Ontario Superior Court Says Trillium Power Case Can Move Forward

Posted by NAW Staff on June 22, 2015 No Comments
Categories : New & Noteworthy

The Ontario Superior Court of Justice has approved Trillium Power Wind Corp.'s request to amend its statement of claim against the Government of Ontario to include the claim of spoliation – a legal term referring to ‘the willful destruction or suppression of evidence relevant to a legal proceeding.’

Trillium Power is seeking damages of $500 million for misfeasance in public office – including the deliberate destruction of evidence contained in the government's computers.

Trillium says the government cancelled its far-offshore wind projects just hours before the company was set to complete a $26 million equity financing. TPW1, Trillium Power's most advanced far-offshore wind development in eastern Lake Ontario, is approximately 28 kilometers from the mainland.

‘We were shocked to recently find proof that there was a willful destruction of evidence more than one year after Trillium Power sued the Government of Ontario,’ explains John Kourtoff, president and CEO of Trillium Power. ‘We strongly believe that this is both an attack on the administration of justice and on our carefully balanced evidentiary-based legal system.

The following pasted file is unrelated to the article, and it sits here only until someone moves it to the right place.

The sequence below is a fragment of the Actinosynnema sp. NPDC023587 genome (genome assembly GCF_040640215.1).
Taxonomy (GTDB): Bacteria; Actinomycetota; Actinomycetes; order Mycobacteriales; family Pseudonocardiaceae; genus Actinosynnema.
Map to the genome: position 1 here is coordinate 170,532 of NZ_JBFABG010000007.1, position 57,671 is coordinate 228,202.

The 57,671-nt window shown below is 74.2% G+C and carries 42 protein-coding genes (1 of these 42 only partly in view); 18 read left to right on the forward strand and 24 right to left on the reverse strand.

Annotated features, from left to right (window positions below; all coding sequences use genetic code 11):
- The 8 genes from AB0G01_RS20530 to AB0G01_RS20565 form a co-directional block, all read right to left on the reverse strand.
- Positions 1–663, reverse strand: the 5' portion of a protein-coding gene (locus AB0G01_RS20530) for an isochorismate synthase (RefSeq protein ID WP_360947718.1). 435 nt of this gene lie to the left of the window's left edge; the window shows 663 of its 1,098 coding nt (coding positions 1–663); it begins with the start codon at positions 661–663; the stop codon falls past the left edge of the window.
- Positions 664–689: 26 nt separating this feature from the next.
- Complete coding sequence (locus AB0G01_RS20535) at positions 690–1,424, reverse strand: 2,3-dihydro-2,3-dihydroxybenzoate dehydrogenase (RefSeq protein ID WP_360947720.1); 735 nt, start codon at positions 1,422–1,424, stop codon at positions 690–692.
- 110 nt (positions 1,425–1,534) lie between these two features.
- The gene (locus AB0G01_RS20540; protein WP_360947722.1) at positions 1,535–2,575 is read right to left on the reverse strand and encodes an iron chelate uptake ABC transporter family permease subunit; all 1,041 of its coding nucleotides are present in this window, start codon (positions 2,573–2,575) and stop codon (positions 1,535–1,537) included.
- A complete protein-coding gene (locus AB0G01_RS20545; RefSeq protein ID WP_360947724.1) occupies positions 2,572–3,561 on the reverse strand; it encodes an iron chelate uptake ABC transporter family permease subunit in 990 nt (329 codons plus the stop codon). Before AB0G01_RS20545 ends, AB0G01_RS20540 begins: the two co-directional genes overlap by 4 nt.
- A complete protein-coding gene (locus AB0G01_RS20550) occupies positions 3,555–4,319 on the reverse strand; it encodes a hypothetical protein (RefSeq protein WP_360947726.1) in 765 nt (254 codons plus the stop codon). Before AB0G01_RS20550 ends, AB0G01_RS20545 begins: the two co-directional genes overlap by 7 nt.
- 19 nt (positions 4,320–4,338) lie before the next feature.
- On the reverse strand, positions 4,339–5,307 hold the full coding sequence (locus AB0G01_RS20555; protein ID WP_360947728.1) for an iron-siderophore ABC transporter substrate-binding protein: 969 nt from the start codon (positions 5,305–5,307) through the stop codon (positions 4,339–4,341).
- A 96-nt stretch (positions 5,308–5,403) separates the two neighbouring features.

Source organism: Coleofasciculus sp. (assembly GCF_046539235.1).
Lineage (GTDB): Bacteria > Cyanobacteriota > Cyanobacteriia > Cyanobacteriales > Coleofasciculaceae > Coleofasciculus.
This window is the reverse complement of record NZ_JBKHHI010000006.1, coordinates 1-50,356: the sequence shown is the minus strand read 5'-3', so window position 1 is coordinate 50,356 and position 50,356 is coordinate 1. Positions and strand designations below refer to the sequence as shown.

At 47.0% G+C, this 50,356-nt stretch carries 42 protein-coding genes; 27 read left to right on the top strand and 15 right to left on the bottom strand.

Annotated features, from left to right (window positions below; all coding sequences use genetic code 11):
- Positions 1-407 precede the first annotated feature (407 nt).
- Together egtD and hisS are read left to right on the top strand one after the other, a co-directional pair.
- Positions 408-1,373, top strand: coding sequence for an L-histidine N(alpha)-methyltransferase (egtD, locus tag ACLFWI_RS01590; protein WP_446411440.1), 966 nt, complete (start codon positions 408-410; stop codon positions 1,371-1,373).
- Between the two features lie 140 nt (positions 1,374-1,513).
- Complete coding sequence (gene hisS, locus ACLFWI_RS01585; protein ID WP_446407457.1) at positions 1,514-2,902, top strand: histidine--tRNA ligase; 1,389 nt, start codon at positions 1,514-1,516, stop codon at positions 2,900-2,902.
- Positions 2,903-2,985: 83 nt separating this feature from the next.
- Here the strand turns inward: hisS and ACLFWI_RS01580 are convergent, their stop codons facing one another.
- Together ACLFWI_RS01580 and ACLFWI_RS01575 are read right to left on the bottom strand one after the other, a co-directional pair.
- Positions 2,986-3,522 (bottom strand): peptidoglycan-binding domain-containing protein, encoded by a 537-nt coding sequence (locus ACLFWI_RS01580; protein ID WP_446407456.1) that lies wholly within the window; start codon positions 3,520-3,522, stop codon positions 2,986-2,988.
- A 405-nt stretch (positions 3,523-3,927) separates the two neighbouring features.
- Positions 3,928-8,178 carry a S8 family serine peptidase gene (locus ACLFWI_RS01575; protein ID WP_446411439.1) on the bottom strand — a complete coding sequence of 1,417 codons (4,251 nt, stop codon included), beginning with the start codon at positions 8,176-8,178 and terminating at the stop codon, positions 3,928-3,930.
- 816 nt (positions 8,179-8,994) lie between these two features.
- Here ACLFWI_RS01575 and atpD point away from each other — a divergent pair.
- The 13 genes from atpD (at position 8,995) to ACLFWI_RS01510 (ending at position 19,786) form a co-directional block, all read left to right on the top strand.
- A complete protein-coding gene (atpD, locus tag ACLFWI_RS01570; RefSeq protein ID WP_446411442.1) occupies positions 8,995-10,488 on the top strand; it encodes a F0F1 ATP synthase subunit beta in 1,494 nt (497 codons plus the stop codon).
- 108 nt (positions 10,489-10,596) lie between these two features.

‘What has been perpetrated here is an affront to the sensibilities of all Ontarians. Given recent disclosures of the destruction of information regarding the gas plants, we intend to aggressively pursue this ongoing action and to consider additional legal steps.

‘The Premier of Ontario has to decide if she wants to resolve this matter, which is a litmus test for Canadian and international investors, as well as for the rule of law in Ontario,’ Kourtoff says.

‘The attack by the Government of Ontario on Trillium Power destroyed thousands of well-paying and sustainable manufacturing, construction, engineering, operations and maintenance jobs scheduled to come to Ontario,’ Kourtoff says. ‘Furthermore, we contend that Ontario's actions were designed to benefit a far-less advanced foreign-owned applicant at the expense of Trillium Power."

Trillium's lawyer, Morris Cooper, expects the case will be set for trial by the end of August and heard in early 2016.

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